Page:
BARCELONA — 5 Barz used the Mobile World Congress show in Barcelona to present the second generation of its Network Extender — a small, lightweight device designed to solve the limited connectivity problem that cellphones and other wireless devices often suffer indoors and in poorly serviced areas.
The management team hosted a special demonstration of 5BARz’s latest technology at Barcelona’s Majestic Hotel on February 25. Gil Amelio, former Apple CEO and 5Barz’s board chairman, said, “I believe that our engineering team has made remarkable advances in mobile technology that heretofore we thought to be impossible.”
Cellular communications today are facing two big problems:
- In highly populated areas, such as large cities, there are over 50,000 cellular data users per square kilometer who generate 500 GB of data daily. This number will increase tenfold by 2016.
- In remote areas and inside buildings, cellular connectivity can be limited, and users experience frustrating call drops, slow data rates, and heavy battery drain on their devices.
5Barz is not looking to solve the first problem. That can only be addressed by the operators and the industry installing new infrastructure, optimizing their networks, and facilitating the use of different waves, such as WiFi, to increase data throughput and serve hungry devices.
However, 5Barz can address the second issue.
As of today, the only reliable option to increase signal strength has been the installation of small cells (Phantom Cells) to amplify the signal of the large base stations inside buildings and in other areas. But those cells are extremely expensive, require a complex installation and are difficult to service.
5Barz solution is a small box, weighing only 300g, with the antennas inside. It only requires 5W to operate and can extend 2G and 3G (LTE will be supported later this year) cellular coverage up to 4,000 square-foot radius. The system uses special patented technology to eliminate noise and only amplifies cellular channels, without interfering with other wireless technologies.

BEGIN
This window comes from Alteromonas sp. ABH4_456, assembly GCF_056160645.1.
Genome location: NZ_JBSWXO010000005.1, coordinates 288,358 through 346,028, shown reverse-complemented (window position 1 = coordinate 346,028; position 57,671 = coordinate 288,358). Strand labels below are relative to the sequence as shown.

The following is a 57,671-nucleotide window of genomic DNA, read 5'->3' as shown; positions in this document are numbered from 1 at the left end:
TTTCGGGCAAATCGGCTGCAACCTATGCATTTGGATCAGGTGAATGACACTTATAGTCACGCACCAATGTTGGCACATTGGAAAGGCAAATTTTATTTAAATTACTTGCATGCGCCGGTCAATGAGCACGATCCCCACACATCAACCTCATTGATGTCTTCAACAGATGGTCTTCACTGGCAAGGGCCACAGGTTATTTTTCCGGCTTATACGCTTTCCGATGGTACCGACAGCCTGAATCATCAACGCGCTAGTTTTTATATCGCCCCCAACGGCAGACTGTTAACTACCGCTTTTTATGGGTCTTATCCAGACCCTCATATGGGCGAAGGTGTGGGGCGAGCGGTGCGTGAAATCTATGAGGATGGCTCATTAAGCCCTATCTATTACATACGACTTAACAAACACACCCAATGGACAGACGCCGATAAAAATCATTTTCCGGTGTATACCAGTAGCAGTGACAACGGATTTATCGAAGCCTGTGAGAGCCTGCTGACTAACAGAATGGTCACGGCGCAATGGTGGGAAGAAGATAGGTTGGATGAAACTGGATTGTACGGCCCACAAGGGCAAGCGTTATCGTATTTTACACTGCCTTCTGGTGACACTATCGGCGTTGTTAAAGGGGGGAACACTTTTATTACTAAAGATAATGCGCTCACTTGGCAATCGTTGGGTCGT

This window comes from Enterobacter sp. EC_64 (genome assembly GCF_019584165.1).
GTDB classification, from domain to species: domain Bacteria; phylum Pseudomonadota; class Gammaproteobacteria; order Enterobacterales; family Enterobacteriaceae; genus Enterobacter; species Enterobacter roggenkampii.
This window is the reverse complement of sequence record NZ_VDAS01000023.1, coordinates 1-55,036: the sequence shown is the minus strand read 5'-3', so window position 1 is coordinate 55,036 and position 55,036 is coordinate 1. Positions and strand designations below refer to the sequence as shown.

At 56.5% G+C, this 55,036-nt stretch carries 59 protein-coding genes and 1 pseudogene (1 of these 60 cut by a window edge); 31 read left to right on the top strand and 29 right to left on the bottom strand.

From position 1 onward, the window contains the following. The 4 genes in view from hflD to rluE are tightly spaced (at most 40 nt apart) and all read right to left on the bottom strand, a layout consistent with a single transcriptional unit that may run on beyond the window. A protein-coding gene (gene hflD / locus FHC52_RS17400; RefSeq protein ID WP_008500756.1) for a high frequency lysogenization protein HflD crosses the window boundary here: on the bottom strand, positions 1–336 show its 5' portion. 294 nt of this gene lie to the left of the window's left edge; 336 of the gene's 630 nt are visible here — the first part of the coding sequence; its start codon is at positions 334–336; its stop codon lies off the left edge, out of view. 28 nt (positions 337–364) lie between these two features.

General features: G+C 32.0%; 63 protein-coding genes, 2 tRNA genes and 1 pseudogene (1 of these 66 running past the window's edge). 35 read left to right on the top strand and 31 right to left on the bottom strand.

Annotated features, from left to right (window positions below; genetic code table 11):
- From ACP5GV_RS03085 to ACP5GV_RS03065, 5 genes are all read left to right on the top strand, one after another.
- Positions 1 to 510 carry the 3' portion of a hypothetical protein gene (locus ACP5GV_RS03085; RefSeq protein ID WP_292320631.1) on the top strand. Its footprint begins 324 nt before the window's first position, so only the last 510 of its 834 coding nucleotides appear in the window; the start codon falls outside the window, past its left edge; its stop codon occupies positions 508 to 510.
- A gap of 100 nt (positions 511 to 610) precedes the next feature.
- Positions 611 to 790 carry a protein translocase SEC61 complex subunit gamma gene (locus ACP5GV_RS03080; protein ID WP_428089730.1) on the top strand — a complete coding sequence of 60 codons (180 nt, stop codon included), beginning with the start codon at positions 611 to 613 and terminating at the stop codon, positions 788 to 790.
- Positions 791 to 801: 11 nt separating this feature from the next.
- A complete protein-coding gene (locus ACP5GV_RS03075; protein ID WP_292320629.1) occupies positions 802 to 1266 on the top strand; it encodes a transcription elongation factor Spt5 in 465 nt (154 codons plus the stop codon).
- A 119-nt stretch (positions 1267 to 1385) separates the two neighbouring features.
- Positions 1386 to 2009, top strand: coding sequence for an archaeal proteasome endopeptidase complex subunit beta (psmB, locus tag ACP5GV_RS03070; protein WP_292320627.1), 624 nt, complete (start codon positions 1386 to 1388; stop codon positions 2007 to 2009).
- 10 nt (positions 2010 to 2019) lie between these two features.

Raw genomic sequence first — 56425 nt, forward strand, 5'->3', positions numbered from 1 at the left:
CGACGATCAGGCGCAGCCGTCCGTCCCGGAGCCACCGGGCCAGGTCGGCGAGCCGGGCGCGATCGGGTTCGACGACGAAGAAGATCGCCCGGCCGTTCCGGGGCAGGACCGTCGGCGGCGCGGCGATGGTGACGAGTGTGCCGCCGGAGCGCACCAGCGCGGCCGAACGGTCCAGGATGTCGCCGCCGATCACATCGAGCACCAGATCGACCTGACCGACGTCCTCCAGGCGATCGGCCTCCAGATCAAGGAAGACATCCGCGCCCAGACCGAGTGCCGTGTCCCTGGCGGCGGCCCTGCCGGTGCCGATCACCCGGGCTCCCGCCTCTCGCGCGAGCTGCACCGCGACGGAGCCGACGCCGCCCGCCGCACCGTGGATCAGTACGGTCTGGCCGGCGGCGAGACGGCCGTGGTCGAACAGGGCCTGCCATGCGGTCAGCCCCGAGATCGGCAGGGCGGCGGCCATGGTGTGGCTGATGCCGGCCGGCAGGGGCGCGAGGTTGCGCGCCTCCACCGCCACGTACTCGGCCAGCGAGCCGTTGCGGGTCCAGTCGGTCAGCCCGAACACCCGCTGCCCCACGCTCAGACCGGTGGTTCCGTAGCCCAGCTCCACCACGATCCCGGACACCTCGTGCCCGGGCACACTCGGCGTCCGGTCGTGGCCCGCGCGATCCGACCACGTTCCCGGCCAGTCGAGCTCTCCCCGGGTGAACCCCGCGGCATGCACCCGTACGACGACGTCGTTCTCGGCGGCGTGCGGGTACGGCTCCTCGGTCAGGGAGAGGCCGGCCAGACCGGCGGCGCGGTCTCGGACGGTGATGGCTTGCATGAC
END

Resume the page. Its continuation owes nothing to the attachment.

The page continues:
(I was able to test the system with my smartphone in the basement of the Majestic Hotel — the only area with limited signal — and the performance looks really promising. One of the advantages is the drop in power use by phone, since it doesn’t have to increase transmission power looking for a cell signal.)
While 5Barz is not the only company offering this kind of technology, its Network Extender is one of the smallest devices on the market. Any user can just install the device inside their office or house and enjoy better connectivity.
The Network Extender could be sold as a consumer device, but 5Barz is initially offering it to network operators, who can market it as a solution for their customers. Operators are losing substantial revenue due to dropped calls and low data rates. Also there is the opportunity to offer new services such as videoconferencing and live streaming in otherwise poorly serviced locations.
Naresh Soni, CTO of 5Barz International, said:
“We are excited to deliver a world-class consumer experience with our new device, which is simple to use with carrier grade capabilities. The 5Barz Network Extender includes several important technical innovations for achieving high system gains in a small form factor by leveraging our patented and patent pending technologies. Our roadmap and innovation pipeline will enable us to ensure we deliver even more compelling feature sets and performance for carriers and end-users.”
There was no indication of pricing during the presentation, and 5Barz is now discussing agreements with major telecoms. Here are the specs for the new device:
- System gain up to 70 dB
- Covers 4000 sq ft area / SOHO
- Power savings for handsets of up to 80 percent
- Size: 140 x 100 x 41 mm
- Weight: 300 grams
- Number of simultaneous users: 10
- Frequency bands: 2100, 850, 900, 1700
- Modes: 3G/2G (future support for 4G) and 1800
- Power consumption: 5W
- EIRP: 25 dBm / 10 dBM (uplink/downlink)
- Noise figure: less than 3.5 dB
- Complies with FCC requirements for BBA sold in the US after March 2014